Activities: my husband and I have very different fitness levels- he's 15 years older and has a bit of a balance problem- and we both had a great time. I did just about everything in the promotional material- guided kayak tour, independent kayaking, paddleboarding, snorkeling dressed like Jacques Cousteau in heavy neoprene, hiking in caves and around boulders and logs, skiff tours. My husband took the lighter hikes, skiff tours and kayaking. This is all apparently quite dependent on weather, so we were blessed. The staff was pretty accommodating; they ended up going out with 3 different groups for snorkeling due to high interest. If there's something you REALLY want to make sure you do, let them know before they make up the schedule the night before. They're very good about describing difficulty levels, in detail so you get a good idea of whether it fits your own skill and fitness level.
Extras: almost nothing is extra. The snorkeling was $30 per person and an overnight campout was $150 but had no takers. Alcohol is reasonable. Espresso is $2. Just about everything else is included.
Staff: an amazing group of people, passionate about Alaska and about the ship. All mingled with the guests and answered questions; most made presentations on their area of expertise (intertidal marine life, salmon, etc.) or gave tours of their area (the engine room, the kitchen). The Chief Mate managed the entire project of taking the decrepit vessel bought from a bank that had foreclosed on it and left it sitting in the water for 5 years, retrofitting it for the kind of travel they wanted to provide. She participated in a lot of the manual labor and showed pictures of the work as it progressed. The pastry chef shares his recipes. The bridge was open to guests at any time. While each crew member had a specific job description, they all pitched in and did what was necessary. Four of the crew (besides the captain) had licenses that qualified them to pilot the ship. Some had multiple degrees in areas such as marine biology.
Stability: I've probably got average susceptibility to seasickness and was fine. One night I woke up vaguely queasy, reminded myself we were on a boat, and went back to sleep. I heard later we'd gone through some swells. One night rough weather was expected and a bowl full of packets of motion-sickness pills was set out on the bar, leading to a few joking reminiscences about parties in the 1980s. They ended up going on the lee side of islands to minimize turbulence; I felt the motion and had taken the pills but it was like being rocked to sleep.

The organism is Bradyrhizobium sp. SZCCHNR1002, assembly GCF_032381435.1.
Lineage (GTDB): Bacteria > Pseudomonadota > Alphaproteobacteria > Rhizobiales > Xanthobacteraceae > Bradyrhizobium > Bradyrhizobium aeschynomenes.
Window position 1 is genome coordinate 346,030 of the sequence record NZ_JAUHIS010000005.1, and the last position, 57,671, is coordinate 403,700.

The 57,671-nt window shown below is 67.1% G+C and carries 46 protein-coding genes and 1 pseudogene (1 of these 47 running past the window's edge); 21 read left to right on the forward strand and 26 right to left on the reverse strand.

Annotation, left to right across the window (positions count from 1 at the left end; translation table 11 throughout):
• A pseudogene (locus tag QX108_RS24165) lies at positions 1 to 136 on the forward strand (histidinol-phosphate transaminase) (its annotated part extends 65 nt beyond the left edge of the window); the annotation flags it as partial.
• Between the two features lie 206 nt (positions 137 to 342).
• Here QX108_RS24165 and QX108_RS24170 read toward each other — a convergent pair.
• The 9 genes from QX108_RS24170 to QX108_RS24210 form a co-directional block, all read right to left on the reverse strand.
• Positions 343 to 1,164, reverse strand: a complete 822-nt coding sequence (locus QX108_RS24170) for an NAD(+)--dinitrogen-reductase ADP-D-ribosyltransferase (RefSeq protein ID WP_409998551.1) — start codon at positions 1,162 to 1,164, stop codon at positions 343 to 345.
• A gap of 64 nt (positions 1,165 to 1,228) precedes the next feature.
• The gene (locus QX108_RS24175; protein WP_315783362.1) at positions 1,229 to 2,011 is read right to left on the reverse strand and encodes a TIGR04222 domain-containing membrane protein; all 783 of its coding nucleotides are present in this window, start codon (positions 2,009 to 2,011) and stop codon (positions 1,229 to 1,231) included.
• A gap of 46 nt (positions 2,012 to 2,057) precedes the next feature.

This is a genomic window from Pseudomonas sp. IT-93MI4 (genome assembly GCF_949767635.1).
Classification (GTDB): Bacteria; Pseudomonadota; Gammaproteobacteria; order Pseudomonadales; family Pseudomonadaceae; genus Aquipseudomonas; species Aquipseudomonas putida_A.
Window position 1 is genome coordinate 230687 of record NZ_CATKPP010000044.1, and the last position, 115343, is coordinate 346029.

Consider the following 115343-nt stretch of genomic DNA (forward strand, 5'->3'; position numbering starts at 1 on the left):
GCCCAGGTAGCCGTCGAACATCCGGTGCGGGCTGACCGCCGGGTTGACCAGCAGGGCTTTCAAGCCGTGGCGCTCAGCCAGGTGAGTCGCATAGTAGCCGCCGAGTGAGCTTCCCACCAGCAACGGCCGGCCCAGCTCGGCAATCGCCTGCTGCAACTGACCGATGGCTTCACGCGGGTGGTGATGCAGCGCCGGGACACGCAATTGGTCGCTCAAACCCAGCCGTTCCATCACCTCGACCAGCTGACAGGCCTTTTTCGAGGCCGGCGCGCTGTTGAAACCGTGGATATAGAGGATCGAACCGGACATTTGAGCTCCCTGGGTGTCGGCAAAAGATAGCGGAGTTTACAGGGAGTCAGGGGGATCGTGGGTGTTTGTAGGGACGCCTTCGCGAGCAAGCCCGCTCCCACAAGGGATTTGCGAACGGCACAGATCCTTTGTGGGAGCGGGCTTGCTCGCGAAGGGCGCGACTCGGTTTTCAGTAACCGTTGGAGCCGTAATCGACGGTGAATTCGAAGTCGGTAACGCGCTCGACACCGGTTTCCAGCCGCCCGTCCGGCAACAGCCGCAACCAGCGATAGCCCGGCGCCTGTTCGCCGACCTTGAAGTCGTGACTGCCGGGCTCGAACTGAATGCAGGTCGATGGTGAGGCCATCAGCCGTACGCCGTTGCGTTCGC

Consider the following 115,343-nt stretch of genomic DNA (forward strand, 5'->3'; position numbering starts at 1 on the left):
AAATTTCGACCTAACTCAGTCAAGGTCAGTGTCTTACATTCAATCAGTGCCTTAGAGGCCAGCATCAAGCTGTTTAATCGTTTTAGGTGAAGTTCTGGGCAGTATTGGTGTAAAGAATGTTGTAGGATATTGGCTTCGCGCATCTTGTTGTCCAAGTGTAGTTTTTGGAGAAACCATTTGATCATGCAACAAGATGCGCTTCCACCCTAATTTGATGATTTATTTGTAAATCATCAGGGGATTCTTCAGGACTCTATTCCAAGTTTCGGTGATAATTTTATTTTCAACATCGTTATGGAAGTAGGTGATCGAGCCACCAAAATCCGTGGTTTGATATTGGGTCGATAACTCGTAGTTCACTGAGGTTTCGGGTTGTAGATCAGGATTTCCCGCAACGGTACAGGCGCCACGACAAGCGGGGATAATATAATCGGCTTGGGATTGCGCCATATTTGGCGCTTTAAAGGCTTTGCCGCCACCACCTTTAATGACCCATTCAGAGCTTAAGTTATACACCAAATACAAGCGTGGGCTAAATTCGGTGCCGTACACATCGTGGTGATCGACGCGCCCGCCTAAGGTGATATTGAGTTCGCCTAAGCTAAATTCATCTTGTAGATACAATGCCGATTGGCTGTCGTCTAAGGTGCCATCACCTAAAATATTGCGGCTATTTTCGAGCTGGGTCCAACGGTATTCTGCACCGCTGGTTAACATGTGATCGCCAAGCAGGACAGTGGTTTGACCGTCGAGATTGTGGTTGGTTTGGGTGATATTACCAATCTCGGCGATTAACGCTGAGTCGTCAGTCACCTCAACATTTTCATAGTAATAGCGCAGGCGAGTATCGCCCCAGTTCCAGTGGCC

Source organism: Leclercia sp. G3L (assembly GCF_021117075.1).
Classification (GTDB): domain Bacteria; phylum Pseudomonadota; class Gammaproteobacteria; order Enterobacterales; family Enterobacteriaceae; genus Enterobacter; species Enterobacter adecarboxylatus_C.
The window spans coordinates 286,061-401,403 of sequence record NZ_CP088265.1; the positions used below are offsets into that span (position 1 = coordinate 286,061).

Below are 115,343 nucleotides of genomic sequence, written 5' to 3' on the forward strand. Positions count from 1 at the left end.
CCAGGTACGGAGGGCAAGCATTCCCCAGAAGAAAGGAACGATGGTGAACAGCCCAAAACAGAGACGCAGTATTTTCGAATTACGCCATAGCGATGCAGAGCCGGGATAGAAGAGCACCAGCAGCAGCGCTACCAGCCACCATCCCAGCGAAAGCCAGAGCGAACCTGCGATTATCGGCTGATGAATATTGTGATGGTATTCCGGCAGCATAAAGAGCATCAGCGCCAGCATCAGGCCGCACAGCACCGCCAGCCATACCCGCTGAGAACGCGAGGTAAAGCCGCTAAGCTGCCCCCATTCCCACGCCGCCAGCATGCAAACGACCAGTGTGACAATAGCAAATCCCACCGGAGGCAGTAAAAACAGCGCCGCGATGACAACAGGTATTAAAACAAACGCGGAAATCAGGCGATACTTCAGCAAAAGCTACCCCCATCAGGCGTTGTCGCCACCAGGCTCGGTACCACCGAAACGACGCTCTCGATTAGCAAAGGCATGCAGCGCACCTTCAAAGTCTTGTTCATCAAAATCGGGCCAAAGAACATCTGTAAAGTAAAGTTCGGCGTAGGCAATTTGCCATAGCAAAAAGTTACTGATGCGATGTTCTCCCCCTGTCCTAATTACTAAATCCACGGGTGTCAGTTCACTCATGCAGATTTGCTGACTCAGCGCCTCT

Wildlife: one group saw a bear and 3 cubs; the rest of us saw mostly moose and bear droppings but no moose or bear! That's nature, though. If you want animals to come out and pose for you, go to the zoo. We saw plenty of whales, bald eagles, otters, a few porpoises, a variety of birds, and sea lions. I could write a whole 'nother paragraph on the beautiful wildflowers and the awe-inspiring rock formations.
We will do this again. If you want a cruise where someone will fold your jammies into animal shapes every night you will be disappointed. If you want someone with a relevant degree to show you phytoplankton under a microscope or answer your questions about marine mammals, this is the ship for you. One of the grandparents said near the end of the trip that taking this trip with the grandkids was the best decision they ever made. We've already put a deposit down for the Juneau-to-Ketchikan itinerary for 2014. Less
208: Our room was the cheapest class on the ship; it was on the lowest level but still above the waterline with a nice-sized window. We realized that the two floors above us had rooms with windows facing out onto public walkways, which meant that if you wanted privacy you had to close your curtains. Our floor had only a tiny rail running around the outside of the ship with a handbar running up above it for crew use. It was, however, on the same level as the engine so a little noisier. We liked where we were and were happy to find that everything important fit into the room, or on hooks outside, or in the lockers up top where we stored the PFDs (personal flotation devices) for kayaking, our boots and our rain gear. The area under the bed also provides generous storage for a suitcase.